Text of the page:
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Fraser
2005-May-10, 06:18 PM
SUMMARY: With the launch of NASA's Swift spacecraft, Gamma Ray Bursts - those "most powerful explosions in the Universe" - have been in the news on a regular basis. When a GRB is detected, a worldwide network of instruments tune in and image the afterglow in every possible wavelength, from radio to visible to gamma ray. But some bursts are "dark", causing a brilliant flash in gamma rays, but absolutely nothing in the visible spectrum. The "dark gamma ray bursters" are a mystery to astronomers, but a team of European astronomers think they have a way to narrow down the search for an explanation.

View full article (http://www.universetoday.com/am/publish/shedding_light_dark_grbs.html)

What do you think about this story? Post your comments below.

antoniseb
2005-May-10, 06:42 PM
The word "Dark" makes things sound mysterious. In this case there is a mystery. Hopefully we'll get some interesting examples between Swift and Glast that will give us details.

My understanding is that there is a big overlap between the Dark GRBs and the ultra-short GRBs that last less than a second. That is probably a big clue.

Don Alexander
2005-May-10, 07:46 PM
Congratulations, Palli, you're famous! ;-}

One important thing that does not come out clearly: Next to the GRB itself, GRB 020819 was found in the radio. Now while the gamma-ray error circle is several arcminutes in diameter (the 1/15th of the Moon), the radio position is subarcsecond - the small circle on the outer part of the galaxy is the error region of the radio afterglow. Otherwise, no one could have said where the GRB is within the large field.

Pall Jakobsson has recently implemented a webpage

http://www.astro.ku.dk/~pallja/dark.html

to update another paper on dark GRBs he authored recently. GRB 050412, discovered by Swift, is one of the darkest so far.

Yesterday morning, Swift discovered GRB 050509B (its second discovery for the day, HETE discovered XRF 050509C in the evening), a very short GRB. For the first time in history, the X-ray afterglow of such an event was captured, leading to a small error circle lying at the edge of a large ellptical galaxy within a massive galaxy cluster at z = 0.225.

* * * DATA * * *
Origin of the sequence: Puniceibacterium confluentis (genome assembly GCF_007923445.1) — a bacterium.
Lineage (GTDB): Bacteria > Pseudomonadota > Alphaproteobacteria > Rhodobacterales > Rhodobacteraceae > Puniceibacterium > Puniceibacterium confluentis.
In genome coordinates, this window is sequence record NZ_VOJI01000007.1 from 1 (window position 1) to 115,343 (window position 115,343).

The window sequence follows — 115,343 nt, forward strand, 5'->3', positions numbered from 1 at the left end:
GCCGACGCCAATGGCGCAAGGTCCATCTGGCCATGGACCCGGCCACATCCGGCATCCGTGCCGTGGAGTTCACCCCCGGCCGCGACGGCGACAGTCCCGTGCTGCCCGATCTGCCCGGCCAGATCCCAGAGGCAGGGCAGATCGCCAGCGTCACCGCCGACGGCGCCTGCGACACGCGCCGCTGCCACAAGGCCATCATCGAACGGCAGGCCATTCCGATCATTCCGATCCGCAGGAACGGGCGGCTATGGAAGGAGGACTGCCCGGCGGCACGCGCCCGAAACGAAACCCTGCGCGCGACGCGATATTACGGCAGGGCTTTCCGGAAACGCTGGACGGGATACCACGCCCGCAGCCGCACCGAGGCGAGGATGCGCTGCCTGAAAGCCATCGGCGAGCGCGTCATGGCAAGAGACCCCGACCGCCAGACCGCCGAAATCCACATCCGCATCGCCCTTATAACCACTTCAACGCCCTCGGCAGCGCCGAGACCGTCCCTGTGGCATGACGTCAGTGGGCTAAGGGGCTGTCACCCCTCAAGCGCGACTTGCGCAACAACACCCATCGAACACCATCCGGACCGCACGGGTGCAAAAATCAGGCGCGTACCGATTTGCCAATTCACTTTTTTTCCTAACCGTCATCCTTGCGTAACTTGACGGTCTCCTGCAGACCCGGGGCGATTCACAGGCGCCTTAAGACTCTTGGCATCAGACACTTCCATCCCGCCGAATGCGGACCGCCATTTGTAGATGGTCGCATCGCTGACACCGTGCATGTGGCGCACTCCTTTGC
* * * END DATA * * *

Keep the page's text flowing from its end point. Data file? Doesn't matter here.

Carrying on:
The GRB community is buzzing like a hornet's nest right now.

If you don't mind a bit of technical language, circulars and images on this burst are collected here:

http://www.mpe.mpg.de/~jcg/grb050509B.html

This is Swift's most important discovery yet!!

antoniseb
2005-May-10, 07:52 PM
Originally posted by Don Alexander@May 10 2005, 07:46 PM
This is Swift's most important discovery yet!!
Thanks for the link. This is great stuff. It is very exciting to have some handle on the afterglow from one of these very short dark GRBs.

The Near-Sighted Astronomer
2005-May-10, 09:04 PM
I've had some excellent input from Palli over the internet (he's been busy following up on another dGRB that happened this weekend) - hopefully we can retrofit this article with some of his input. Even now Fraser should be receiving an email from me...

Don't you just love the internet!

jeff

PS: I just reloaded the original story some of the early changes from Palli are now in - some excellent historical info in fact. Nothing yet on the latest Swift follow up though - w'll see...

om@umr.edu
2005-May-10, 10:19 PM
I agree.

Gamma Ray Bursts are indeed intriguing.

They suggest we still have much to learn.

With kind regards,

Oliver
http://www.umr.edu/~om

Greg
2005-May-11, 05:53 AM
Interesting. I would think that a larger version of a pulsar such as a black hole might be more effective at honing its output to specific frequencies. I would be inclined to think toweards higher frequencies and not lower ones, however. My guess about dark grb sources would be black holes that gobbled up something it wouldn't commonly encounter like another black hole or pulsar.

The Near-Sighted Astronomer
2005-May-11, 10:53 PM
Hi Greg,

This would be the interpretation of such events promulgated in a related article now up on UT.

Cheers,

jeff